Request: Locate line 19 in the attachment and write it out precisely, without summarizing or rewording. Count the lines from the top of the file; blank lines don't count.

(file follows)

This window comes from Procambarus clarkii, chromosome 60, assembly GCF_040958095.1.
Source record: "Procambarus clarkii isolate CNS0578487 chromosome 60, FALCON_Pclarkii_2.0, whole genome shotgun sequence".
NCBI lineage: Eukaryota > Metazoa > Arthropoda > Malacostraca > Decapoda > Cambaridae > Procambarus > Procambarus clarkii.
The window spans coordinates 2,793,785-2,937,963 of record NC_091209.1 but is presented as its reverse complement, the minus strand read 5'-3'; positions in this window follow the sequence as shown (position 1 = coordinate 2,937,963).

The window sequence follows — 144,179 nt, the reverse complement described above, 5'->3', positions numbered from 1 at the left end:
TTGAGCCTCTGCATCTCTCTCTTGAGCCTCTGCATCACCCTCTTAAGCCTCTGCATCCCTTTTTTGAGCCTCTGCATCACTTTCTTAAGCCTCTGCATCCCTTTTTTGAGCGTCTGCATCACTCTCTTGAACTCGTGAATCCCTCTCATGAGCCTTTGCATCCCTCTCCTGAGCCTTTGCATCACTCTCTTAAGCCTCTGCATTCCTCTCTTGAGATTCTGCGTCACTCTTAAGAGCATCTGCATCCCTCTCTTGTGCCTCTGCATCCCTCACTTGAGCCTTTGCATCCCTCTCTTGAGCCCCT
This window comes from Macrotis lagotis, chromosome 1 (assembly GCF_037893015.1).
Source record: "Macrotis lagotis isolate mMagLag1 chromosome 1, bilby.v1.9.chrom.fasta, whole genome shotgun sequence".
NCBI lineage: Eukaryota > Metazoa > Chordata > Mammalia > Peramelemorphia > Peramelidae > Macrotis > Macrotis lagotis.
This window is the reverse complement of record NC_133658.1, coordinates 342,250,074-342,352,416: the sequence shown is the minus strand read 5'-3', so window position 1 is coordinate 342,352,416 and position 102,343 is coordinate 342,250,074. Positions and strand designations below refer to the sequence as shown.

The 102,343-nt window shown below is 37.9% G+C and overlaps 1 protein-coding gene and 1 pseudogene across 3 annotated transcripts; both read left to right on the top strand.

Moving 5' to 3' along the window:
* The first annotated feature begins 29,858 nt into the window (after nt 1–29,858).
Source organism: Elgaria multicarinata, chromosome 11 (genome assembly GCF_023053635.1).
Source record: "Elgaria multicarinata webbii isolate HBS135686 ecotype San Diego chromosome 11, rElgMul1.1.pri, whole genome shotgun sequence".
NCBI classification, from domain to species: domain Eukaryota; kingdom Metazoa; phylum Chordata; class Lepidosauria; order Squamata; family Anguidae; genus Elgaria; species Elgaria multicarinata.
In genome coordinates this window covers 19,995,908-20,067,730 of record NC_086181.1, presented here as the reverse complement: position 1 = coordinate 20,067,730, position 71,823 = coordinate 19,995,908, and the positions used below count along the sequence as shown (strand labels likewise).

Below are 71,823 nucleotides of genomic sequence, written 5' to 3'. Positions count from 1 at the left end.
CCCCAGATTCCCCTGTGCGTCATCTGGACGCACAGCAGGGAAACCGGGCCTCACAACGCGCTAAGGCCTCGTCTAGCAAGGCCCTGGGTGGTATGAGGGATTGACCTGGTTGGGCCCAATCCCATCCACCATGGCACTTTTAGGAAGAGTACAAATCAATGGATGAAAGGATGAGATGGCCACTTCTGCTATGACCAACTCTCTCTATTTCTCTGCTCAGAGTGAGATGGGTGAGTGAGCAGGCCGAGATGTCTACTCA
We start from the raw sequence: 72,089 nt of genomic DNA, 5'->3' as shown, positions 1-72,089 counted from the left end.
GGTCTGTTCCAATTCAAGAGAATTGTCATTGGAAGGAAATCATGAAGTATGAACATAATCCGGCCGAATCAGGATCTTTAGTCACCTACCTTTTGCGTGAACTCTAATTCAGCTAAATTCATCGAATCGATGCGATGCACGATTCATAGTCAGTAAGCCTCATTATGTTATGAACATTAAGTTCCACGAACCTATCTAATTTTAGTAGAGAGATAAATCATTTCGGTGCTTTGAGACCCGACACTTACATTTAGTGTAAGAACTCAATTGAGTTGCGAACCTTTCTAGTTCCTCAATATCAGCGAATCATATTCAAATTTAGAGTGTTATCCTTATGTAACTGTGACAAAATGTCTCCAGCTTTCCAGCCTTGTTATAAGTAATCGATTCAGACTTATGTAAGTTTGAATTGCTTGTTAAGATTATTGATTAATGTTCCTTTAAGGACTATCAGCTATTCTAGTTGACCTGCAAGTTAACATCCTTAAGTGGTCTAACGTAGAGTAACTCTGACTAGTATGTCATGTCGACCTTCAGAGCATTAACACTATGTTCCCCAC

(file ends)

CCCCAGATTCCCCTGTGCGTCATCTGGACGCACAGCAGGGAAACCGGGCCTCACAACGCGCTAAGGCCTCGTCTAGCAAGGCCCTGGGTGGTATGAGGGATTGACCTGGTTGGGCCCAATCCCATCCACCATGGCACTTTTAGGAAGAGTACAAATCAATGGATGAAAGGATGAGATGGCCACTTCTGCTATGACCAACTCTCTCTATTTCTCTGCTCAGAGTGAGATGGGTGAGTGAGCAGGCCGAGATGTCTACTCA